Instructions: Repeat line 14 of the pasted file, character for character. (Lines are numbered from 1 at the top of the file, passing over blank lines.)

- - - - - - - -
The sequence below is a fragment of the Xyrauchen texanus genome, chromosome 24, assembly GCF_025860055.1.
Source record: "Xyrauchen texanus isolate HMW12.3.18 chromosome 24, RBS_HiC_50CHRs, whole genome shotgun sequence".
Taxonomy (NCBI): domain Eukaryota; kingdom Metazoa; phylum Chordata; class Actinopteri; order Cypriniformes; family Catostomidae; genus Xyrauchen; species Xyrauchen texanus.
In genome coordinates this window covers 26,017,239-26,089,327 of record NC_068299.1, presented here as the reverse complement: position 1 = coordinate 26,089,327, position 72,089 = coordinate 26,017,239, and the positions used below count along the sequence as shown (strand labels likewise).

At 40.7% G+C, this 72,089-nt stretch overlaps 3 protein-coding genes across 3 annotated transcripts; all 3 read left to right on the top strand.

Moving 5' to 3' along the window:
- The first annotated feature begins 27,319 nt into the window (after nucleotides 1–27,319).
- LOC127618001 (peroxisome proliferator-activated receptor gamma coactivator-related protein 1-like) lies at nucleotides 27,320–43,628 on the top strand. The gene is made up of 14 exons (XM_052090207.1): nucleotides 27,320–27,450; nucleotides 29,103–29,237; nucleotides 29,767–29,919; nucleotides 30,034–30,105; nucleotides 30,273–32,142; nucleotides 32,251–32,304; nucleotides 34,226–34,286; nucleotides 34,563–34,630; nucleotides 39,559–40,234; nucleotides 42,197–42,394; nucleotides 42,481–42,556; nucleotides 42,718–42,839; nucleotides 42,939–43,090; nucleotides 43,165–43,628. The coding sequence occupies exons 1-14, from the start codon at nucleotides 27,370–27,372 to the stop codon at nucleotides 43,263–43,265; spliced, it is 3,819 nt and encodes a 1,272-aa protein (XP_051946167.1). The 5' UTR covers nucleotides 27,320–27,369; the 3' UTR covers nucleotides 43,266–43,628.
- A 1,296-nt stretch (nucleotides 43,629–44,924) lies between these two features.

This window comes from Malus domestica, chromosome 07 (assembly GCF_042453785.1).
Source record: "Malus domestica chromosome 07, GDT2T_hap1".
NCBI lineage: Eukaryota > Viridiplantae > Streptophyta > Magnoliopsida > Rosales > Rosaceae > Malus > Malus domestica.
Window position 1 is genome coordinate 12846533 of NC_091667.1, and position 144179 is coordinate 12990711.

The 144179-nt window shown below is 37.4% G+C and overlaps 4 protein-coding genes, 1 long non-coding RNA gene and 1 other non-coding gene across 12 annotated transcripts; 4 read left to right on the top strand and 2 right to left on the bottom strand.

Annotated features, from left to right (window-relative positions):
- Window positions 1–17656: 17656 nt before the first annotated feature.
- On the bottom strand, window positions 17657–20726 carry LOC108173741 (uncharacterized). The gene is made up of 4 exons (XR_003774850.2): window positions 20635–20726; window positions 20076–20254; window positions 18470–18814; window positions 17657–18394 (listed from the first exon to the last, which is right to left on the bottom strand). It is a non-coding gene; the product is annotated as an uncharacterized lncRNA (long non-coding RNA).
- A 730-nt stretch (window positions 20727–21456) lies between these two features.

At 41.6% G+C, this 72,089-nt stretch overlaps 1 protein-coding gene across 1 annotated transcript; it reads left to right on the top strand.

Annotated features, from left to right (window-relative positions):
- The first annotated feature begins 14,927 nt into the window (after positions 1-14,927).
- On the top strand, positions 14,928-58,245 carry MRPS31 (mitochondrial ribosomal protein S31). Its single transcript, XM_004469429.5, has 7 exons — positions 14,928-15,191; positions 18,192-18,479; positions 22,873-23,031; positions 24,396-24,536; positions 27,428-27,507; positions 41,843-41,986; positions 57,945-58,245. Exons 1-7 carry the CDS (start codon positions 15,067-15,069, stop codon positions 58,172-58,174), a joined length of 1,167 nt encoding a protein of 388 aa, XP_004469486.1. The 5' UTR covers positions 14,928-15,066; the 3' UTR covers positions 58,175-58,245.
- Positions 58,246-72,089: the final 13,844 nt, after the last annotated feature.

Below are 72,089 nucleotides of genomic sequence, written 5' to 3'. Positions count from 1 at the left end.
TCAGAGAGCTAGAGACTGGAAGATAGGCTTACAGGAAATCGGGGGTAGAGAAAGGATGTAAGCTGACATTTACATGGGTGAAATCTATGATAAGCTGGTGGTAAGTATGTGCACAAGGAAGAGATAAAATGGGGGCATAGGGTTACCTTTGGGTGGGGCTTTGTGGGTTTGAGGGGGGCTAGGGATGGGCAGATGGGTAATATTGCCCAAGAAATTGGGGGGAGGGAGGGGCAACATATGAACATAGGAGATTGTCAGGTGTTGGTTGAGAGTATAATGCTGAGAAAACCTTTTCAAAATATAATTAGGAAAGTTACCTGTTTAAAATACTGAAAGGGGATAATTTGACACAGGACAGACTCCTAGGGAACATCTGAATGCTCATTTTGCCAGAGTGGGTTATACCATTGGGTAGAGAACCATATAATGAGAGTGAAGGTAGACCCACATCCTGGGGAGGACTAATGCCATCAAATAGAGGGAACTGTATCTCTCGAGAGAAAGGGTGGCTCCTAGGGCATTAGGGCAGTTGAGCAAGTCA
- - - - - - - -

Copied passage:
The 144179-nt window shown below is 37.4% G+C and overlaps 4 protein-coding genes, 1 long non-coding RNA gene and 1 other non-coding gene across 12 annotated transcripts; 4 read left to right on the top strand and 2 right to left on the bottom strand.